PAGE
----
Eldad & Medad
Trinity B 5 27 18
Last week we zipped right by the story of Eldad and Medad, the two guys who prophesied, as Moses hoped and as God had inspired them. They did this even though they weren't among the 70 who were called to prophesy and failed. How many of you noticed the sign on the corner this week?
BE LIKE ELDAD AND MEDAD
FIND OUT HOW
SUNDAY AT 8 AND 10 AM
How many of you would like to find out how to be like Eldad and Medad?
I promised today that we'd talk about how to be like Eldad and Medad. I wondered who would show up for that sermon. After all, you've had a full week to think about them. These two men were carrying out the will of God and the dream of Moses even when those who were actually selected for the job couldn't be bothered.
This Bible lesson is one of the key pieces of evidence that religious vision and leadership does not only come to those who are authorized. The spirit--Christians call it the Holy Spirit--moves where it will. In this case it moved into Eldad and Medad and inspired them to prophesy. This is such good news! Everybody should celebrate. But instead...
The 70 just sat on their hands, figuratively. They couldn't muster the energy or the vision to do anything. And Joshua! What about Joshua, he went tattling to the teacher...I mean Jesus.
We all know people like Eldad and Medad. They dive in. They get to work. They figure out or maybe they are inspired with what has to be done. And they get on with it. We also know people like the 70. These are people who have been given an important job and it might not be kind, but we think they are spending more time sitting around thinking how important or how busy they are than they are figuring out how to share Moses' burdens. Or they're arguing about what need to be done, as if they were ever going to agree, all 70 of them. We also all know people like Joshua who probably couldn't figure out what to do himself, but he could see that unauthorized men were doing what the 70 had been called to do, so he tattles on them as if they'd done the wrong thing.
What are Eldad and Medad doing? What Moses asked and what God wanted. They were telling the people in the Jewish encampment of the importance of following the guidelines of their faith. They were sharing what we would call the Good News. Some Bible scholars contend they were warning the people of a coming struggle--a battle-- with the surrounding peoples. They were taking care of business, if you will. Isn't that the way we want to be? Don't we look at the 70 or at Joshua and readily say, "I sure don't want to be like that!"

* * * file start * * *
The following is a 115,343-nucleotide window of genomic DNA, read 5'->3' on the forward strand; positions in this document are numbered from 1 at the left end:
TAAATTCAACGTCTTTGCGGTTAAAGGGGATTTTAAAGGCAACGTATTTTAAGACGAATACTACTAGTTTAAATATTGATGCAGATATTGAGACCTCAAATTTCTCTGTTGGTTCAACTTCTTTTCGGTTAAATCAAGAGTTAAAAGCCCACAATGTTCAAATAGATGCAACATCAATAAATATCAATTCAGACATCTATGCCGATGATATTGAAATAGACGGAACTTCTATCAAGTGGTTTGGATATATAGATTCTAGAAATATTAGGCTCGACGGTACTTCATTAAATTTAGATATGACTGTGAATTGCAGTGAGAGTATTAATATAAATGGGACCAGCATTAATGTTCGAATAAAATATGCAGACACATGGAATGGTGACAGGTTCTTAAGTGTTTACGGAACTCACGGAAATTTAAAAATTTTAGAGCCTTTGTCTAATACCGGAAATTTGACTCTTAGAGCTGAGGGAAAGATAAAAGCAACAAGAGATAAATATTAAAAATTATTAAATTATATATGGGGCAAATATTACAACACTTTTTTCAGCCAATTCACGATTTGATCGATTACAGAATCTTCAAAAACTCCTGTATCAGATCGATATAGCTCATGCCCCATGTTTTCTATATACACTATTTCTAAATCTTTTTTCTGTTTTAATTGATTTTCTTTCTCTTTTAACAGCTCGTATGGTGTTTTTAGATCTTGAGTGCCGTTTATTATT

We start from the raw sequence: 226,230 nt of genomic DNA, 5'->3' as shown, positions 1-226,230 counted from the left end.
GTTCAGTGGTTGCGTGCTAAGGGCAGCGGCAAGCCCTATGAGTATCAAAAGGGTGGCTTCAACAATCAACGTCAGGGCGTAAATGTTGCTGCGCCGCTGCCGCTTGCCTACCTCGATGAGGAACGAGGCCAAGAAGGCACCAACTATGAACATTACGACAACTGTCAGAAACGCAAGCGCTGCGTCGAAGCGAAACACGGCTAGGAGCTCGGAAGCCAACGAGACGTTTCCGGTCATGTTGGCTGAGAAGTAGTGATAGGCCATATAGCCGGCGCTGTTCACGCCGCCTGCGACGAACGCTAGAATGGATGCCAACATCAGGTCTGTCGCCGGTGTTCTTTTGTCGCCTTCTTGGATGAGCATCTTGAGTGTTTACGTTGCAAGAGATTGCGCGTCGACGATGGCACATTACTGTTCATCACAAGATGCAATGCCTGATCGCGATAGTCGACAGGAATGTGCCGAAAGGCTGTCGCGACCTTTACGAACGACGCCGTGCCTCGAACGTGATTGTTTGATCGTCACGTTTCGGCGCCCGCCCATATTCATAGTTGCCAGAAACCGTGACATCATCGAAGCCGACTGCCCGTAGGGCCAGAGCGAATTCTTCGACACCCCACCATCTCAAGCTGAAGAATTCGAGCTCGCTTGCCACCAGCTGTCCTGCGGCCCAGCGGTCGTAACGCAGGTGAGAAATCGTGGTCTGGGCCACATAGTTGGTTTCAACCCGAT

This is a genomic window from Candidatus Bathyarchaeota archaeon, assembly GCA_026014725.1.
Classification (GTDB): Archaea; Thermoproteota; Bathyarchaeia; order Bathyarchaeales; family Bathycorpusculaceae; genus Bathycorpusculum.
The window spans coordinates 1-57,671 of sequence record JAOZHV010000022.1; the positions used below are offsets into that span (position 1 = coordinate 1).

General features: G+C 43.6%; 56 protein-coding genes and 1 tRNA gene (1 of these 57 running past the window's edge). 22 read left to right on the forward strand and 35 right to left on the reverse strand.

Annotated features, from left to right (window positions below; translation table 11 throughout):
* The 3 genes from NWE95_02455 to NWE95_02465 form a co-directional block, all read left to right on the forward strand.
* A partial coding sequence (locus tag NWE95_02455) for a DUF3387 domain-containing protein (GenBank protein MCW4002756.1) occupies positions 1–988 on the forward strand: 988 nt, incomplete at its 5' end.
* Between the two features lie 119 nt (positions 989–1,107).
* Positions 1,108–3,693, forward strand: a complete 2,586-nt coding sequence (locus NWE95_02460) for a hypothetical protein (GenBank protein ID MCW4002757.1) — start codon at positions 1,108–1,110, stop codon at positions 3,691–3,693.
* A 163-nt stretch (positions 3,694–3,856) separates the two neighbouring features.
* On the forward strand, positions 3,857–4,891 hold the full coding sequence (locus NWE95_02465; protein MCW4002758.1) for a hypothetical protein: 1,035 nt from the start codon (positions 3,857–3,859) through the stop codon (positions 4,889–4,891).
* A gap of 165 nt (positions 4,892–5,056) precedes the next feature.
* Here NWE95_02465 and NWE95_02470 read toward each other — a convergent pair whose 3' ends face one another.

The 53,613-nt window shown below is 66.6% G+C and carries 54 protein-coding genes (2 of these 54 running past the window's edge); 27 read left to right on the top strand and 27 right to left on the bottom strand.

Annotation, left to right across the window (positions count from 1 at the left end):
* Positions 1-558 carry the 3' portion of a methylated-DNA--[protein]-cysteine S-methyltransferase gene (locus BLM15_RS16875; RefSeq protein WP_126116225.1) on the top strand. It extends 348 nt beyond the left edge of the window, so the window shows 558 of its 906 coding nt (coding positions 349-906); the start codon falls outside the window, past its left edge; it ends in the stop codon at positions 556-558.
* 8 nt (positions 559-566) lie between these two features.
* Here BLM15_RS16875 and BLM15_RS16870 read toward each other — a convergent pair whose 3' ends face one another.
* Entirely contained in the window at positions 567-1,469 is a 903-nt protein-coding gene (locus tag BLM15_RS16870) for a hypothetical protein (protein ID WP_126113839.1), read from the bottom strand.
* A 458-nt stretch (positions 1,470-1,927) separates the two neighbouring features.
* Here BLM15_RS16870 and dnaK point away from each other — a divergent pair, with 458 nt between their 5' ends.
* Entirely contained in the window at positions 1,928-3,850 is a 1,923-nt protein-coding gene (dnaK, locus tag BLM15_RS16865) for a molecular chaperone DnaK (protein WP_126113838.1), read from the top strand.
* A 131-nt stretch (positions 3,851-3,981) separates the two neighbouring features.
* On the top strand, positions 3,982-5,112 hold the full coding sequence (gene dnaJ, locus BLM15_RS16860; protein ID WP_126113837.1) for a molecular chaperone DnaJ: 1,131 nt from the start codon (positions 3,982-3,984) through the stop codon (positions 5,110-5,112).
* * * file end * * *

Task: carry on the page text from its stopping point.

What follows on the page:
So how do we manage to be like Eldad and Medad? For starters we need to have a line of communication with God. We need to be seeking a notion of what it is God would have us do. We might have that understanding because we read about it in the Bible. You know, that Love God and love your neighbor stuff.
Sometimes other people let us know what God would like. They give us the idea that when they do certain things, they feel like they're pleasing God. Have you had that happen? Has someone invited you to participate in something because they say it makes them feel they're pleasing God or doing their part?
I've had people invite me into ministries within the church that have given me this sensation. Have you?
I got asked to help with a housing repair ministry in Pensacola. I knew it was good work but when I did it I truly felt like God approved. Likewise, feeding the homeless at Trinity Cathedral in Miami felt like I was passing out the bread and wine of communion, except it was a banana and a yogurt and an apple. Do you know what that feels like? I presume that's how the people who volunteer in our food pantry feel.
An active prayer life helps too. If we are in touch with God about the things going on in our life and our desire to serve God the chances of discerning what it is God would have us do increase exponentially. That may be because we aren't distracted by other things and it may be because we are clearer about what we think God wants. Either way, prayer works quite well in discerning the will of God. We just have to ask.
Then there's this: paying attention to what we read and what we pray. We can think about the ideas that are coming out of our mouths or being read by our eyes and consider what they mean to God, to us, to all of God's people. When we think of the things that get us moving in faith it is often the phrases we've been repeating all our lives which represented ideas that gradually became important parts of our faith.